You raise one of the most intriguing questions in modern resilience science: Can adversity be good for development? The answer appears to be yes, depending on the timing and nature of the stresses. But it is important to note that it is a person's adaptive responses to life's challenges that are beneficial, not the exposure to adversity itself. Beneficial responses have been called steeling effects, stress inoculation and post-traumatic growth.
Extreme deprivation or stress can clearly cause lasting life consequences. Yet many individuals endure, recover and thrive in the aftermath of devastating events. A few, such as Malala Yousafzai, Stephen Hawking or Oprah Winfrey, even become famous. What distinguishes them?
An individual's resilience can be viewed as the capacity to adapt to adversity at a given point. Resilience is not innate, nor is it fixed. It can fluctuate throughout a person's lifetime and is influenced by a complex set of adaptive processes. Many of these protective systems improve with experience or require challenges to reach their full potential. On a biological and environmental level, our capabilities to fight off infections and respond to stress are both shaped by experience. For instance, we vaccinate our children to promote immunity to dangerous pathogens.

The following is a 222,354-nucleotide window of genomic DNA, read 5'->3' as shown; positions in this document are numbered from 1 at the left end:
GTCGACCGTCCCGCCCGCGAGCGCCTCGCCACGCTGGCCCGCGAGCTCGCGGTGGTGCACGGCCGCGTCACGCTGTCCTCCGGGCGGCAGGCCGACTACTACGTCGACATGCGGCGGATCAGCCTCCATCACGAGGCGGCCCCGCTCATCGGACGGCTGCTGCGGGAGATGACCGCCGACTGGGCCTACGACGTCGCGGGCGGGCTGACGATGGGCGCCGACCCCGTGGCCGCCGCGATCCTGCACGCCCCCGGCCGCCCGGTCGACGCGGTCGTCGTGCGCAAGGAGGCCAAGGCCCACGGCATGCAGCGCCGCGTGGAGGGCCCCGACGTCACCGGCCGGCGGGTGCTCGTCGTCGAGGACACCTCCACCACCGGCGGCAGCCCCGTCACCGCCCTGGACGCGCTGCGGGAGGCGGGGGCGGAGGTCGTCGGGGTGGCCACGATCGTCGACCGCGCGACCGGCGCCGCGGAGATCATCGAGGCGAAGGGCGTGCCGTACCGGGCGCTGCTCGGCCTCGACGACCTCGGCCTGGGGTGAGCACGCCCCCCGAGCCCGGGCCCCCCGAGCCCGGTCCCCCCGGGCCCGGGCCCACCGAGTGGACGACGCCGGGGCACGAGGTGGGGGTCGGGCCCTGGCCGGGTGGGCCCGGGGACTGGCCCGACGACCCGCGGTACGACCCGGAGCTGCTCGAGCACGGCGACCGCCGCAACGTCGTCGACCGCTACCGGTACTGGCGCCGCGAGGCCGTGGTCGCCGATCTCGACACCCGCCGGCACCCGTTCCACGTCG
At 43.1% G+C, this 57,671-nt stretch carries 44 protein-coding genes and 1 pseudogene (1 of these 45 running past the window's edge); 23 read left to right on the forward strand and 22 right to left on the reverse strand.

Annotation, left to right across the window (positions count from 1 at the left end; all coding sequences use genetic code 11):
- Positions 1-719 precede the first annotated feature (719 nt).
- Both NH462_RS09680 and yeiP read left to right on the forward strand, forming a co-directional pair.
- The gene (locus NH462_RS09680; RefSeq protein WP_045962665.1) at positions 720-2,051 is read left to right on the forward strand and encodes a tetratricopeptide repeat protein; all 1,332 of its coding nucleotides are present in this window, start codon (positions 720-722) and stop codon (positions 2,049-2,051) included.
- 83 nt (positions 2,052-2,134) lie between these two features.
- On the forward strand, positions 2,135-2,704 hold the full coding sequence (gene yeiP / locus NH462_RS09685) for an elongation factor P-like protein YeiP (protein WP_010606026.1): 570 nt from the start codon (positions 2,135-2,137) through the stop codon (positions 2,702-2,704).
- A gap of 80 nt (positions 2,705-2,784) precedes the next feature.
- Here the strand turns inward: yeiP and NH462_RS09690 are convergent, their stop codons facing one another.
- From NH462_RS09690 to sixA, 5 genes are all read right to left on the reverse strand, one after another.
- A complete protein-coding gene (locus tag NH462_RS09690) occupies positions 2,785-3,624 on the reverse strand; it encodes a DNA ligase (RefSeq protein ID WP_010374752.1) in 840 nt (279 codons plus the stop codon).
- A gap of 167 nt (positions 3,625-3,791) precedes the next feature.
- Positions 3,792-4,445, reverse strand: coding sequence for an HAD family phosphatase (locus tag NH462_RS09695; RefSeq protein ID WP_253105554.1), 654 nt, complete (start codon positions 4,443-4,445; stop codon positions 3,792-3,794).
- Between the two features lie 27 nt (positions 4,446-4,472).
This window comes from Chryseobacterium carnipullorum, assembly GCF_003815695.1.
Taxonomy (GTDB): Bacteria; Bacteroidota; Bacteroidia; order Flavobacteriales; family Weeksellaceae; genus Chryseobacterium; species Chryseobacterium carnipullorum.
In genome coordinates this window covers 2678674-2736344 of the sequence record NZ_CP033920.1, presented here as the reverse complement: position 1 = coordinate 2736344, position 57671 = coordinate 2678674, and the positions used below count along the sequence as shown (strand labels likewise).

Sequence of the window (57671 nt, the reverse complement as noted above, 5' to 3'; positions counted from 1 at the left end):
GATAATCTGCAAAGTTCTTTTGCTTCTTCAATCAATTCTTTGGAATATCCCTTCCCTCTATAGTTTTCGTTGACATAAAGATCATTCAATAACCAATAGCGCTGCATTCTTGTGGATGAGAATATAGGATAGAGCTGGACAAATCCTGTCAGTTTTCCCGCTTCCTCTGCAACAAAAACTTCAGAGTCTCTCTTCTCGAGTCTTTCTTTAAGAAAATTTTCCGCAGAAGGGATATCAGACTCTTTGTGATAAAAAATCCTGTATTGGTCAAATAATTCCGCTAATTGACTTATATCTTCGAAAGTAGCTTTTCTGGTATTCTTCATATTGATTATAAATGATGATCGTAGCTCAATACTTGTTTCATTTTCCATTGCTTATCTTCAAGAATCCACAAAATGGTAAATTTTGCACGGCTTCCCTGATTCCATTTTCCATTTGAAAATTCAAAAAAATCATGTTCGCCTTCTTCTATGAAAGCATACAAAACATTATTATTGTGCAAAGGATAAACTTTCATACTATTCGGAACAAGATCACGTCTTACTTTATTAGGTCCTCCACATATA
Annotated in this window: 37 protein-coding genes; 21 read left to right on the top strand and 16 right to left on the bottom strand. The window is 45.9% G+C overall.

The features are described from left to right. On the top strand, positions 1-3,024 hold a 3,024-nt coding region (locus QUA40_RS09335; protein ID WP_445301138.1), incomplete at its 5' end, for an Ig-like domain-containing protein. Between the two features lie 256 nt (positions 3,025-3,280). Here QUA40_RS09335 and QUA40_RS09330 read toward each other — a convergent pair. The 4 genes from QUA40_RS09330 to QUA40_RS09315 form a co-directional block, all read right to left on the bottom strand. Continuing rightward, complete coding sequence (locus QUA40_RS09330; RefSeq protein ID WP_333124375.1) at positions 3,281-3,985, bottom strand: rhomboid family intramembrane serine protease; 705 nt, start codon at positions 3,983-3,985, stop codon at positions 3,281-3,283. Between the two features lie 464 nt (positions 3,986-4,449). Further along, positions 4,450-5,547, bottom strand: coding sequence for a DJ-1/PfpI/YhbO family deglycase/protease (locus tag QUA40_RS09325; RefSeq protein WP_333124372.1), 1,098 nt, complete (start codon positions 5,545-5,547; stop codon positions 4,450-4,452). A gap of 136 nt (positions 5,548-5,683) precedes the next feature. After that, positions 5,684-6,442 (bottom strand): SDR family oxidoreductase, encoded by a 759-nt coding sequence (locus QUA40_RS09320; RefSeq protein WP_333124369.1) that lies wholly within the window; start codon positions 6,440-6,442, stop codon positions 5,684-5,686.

Similarly, exposure to manageable levels of psychological stress can improve future adaptation abilities. It is important to remember, however, that too much adversity can deplete the resources any child or adult needs to muster resilience. There is psychological and neurobiological evidence that prolonged or overwhelming stress can wear down our body and mind.
An exciting frontier of resilience science focuses on the complex interactions of genes, neurobiology, social relationships, culture and life experiences in developing our adaptive capacity. Studies of adversity in early childhood document its influences on gene expression, brain development and the calibration of stress-response systems. Scientists have also demonstrated the biological effects of good parenting and the efficacy of interventions that target caregiving for restoring normal stress regulation or boosting resilience.
As our knowledge grows, the core questions about resilience are shifting. Investigators are increasingly asking what kinds of experiences are harmful or beneficial for whom, under what conditions and when—and, concomitantly, what works to foster human capabilities for responding well to the inevitable vicissitudes of life.
Question submitted by Rowena Kong via e-mail